Lee Mason is a Board Certified Behavior Analyst (BCBA-D) and an associate professor of Special Education at The University of Texas at San Antonio, where he directs the Autism Research Center.
To receive special education services, students must meet the eligibility criteria for one of the 13 disability categories designated by the Individuals with Disabilities Education Act of 2004. To access services, predefined criteria from one of these examples must adversely affect a student’s academic performance to a “disabling” degree. These disability labels do a disservice to students in a number of ways.
Teachers of children with autism frequently use the term “autism” to explain the behavior of their students. For instance, when a preferred toy is taken away from a young child with a language deficit, the teacher may explain the resulting tantrum as a function of his disability.
This circular reasoning detracts from the environmental factors that create skill deficiencies. Disability labels point to the behavioral deficits exhibited by the students who carry them, but they do not dictate a particular teaching methodology or instructional intervention.
The trouble with disability labels goes beyond fictional explanations for behavior. The use of disability labels may result in attributing the specific behavior of one individual classified with a particular category with all members of that group. For example, the movie "Rain Man" has left many people with the impression that all people with autism have advanced mathematical abilities. This limited frame of reference for understanding a complex disorder often leads to the overgeneralization of individual attributes.
Pairing strong mathematical abilities with autism spectrum disorder may lead someone to stipulate that other people with autism are also good at math. While such an accusation is not so inflammatory in and of itself, more often than not, this way of thinking disadvantages students stigmatized by disability labels.
Suppose you find out that you have a new student coming into your classroom. What do you know about this student? Almost nothing, other than perhaps a name, gender and age.
Now suppose you find out that the student has autism. What do you know about this student now? Perhaps he has a fondness for anime, which you can use as a reinforcer for shaping social interactions. Perhaps he flaps his hands and engages in vocal stereotypes that alienate him from his neurotypical classmates. Then again, perhaps not.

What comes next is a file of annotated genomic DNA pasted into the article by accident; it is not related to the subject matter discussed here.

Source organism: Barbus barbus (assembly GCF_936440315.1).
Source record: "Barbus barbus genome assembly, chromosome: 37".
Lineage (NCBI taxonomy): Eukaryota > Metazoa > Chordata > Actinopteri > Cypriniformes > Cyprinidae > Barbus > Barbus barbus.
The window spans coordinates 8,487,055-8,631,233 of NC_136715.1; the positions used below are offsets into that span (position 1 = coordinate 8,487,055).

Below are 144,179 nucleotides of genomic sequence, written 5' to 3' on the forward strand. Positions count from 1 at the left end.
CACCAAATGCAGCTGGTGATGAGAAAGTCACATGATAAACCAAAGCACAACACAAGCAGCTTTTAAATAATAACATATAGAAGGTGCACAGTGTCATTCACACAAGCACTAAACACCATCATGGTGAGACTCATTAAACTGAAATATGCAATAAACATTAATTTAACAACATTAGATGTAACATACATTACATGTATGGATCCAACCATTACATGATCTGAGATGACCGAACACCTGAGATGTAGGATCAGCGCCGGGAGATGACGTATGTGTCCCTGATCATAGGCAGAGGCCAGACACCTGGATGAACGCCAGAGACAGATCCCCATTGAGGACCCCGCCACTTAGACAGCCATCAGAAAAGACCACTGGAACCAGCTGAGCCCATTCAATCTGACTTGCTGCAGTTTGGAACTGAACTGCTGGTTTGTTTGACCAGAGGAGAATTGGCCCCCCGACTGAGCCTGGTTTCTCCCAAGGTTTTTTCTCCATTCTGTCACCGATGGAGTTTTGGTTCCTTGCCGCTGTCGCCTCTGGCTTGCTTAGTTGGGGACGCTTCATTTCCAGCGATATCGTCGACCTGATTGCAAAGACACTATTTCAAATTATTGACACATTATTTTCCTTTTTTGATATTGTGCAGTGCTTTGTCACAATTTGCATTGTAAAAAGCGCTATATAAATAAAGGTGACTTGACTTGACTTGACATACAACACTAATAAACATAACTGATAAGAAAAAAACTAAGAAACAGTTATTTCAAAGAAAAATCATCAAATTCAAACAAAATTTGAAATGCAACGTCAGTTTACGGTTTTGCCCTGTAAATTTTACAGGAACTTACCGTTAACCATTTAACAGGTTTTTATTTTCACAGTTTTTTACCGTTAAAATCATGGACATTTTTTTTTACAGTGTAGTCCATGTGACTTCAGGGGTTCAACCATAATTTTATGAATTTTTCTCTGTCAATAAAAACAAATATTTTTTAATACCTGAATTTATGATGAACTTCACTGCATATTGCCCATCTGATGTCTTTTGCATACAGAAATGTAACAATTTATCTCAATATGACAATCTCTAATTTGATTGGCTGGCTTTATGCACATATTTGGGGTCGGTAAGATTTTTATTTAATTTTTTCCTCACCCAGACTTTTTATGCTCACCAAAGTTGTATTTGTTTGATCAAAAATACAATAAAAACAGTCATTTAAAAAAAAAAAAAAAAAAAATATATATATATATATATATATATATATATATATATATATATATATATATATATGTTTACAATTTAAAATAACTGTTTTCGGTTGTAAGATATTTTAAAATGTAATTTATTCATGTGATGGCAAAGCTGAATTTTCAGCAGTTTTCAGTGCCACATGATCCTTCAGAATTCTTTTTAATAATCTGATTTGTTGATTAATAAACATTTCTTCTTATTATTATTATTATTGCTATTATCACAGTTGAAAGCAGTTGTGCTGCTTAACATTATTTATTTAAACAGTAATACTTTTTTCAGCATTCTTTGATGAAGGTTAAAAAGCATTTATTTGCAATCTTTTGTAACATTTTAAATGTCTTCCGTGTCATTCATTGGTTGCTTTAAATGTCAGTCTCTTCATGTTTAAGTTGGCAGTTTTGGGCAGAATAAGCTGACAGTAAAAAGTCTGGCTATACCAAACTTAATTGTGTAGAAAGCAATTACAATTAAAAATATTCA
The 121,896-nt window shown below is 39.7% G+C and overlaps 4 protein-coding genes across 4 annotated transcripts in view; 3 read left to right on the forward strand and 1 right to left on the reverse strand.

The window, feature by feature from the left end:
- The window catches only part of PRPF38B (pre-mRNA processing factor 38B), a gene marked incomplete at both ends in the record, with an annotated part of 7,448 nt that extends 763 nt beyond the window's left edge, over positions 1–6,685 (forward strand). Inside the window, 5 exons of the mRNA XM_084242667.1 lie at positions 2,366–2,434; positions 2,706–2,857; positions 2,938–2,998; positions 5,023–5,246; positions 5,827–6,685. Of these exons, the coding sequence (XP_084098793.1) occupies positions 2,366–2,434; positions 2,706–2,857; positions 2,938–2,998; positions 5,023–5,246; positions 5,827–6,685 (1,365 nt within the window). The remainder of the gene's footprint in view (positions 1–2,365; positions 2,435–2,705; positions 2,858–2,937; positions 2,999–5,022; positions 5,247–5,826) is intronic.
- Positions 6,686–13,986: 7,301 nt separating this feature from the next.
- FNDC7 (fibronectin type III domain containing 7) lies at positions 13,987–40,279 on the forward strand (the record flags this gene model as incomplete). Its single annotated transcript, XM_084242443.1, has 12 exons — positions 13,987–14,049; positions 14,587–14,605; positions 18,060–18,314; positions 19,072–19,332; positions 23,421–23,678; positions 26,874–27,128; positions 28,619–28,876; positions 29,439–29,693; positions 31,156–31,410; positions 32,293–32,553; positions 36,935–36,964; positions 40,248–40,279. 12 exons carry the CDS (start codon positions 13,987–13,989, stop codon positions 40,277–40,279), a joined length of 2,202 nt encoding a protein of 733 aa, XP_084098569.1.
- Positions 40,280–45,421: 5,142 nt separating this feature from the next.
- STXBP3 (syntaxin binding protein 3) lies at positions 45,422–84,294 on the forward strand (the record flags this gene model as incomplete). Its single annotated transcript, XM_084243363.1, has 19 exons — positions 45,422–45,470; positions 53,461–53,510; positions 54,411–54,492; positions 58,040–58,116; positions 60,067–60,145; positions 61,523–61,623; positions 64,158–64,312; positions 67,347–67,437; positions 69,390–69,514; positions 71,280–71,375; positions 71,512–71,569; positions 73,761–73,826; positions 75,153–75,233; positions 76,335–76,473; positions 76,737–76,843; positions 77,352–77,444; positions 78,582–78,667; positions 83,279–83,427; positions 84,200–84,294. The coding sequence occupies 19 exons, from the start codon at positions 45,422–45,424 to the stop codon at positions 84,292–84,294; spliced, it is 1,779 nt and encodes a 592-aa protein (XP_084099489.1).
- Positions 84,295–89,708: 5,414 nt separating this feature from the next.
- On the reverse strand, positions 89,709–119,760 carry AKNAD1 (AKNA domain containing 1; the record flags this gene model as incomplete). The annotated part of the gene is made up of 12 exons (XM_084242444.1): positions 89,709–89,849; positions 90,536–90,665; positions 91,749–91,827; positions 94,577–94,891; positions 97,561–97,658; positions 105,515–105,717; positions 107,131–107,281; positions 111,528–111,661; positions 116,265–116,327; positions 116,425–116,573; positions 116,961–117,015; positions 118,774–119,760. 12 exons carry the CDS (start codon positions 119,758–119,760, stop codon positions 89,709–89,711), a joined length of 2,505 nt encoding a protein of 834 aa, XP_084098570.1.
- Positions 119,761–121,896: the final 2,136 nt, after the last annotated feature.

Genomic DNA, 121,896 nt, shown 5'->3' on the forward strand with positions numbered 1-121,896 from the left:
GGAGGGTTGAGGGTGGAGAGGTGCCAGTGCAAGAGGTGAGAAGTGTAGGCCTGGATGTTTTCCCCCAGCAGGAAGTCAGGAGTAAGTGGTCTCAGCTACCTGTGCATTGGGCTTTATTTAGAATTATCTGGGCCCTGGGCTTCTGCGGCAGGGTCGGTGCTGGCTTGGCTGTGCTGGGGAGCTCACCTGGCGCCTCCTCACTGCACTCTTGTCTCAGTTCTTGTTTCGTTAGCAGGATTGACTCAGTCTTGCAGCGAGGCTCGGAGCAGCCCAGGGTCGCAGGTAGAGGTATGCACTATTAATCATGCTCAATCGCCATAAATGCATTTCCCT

Rather than attributing cause to the disability, we believe that the practice of using labels to explain behavior is simply a category error. Many students who exhibit language delays, social skills deficits and circumscribed behavior do not also have autism, and their struggles are certainly not caused by autism. Instead, the skill deficits exhibited by these students are members of the class “Autism Spectrum Disorder.” That is, the label "ASD" describes a constellation of behavior exhibited by students who struggle with human interactions.
Moreover, this list is not comprehensive, and will perhaps never be exhaustive. As language and social skills difficulties are examined across novel contexts, we may choose to place them within this category or another. Our frame of reference for understanding disabilities is always limited by our background experience. In this way, no two perceptions of a disability are exactly alike — just as no two people, with or without autism, are exactly alike.
Over the past 20 years, the term “neurodiversity” has grown from a reference to the autism community to a description of individuals with a broad range of emotional, behavioral, learning, developmental and intellectual disabilities. This perspective may be further extended to all aspects of cultural diversity.
Who we are is a result of what we do. The individual differences between us stem from our unique histories and personal experiences over the course of a lifetime. Having a disability has less to do with a physical impairment than is does with how an individual has been treated because of this physical impairment. People are different to the extent we make them dissimilar from us. As members of each other’s environments, we have the power to exacerbate or mitigate these differences.
Terms like “disability” refer more to an individual’s environment than an inherent characteristic of the person. Rather than singling out the special education student, the onus of learning is placed upon the teacher, who constructs the classroom environment and manages contingencies.
In a neurodiverse society, education is not an attempt to "cure," "fix," "repair," "remediate" or even "ameliorate" a child's "disability." Through a functional contextual lens, neurodiversity promotes a deep, abiding respect for each child's unique differences, resulting in an individualized education in which the environment, not the child, is corrected.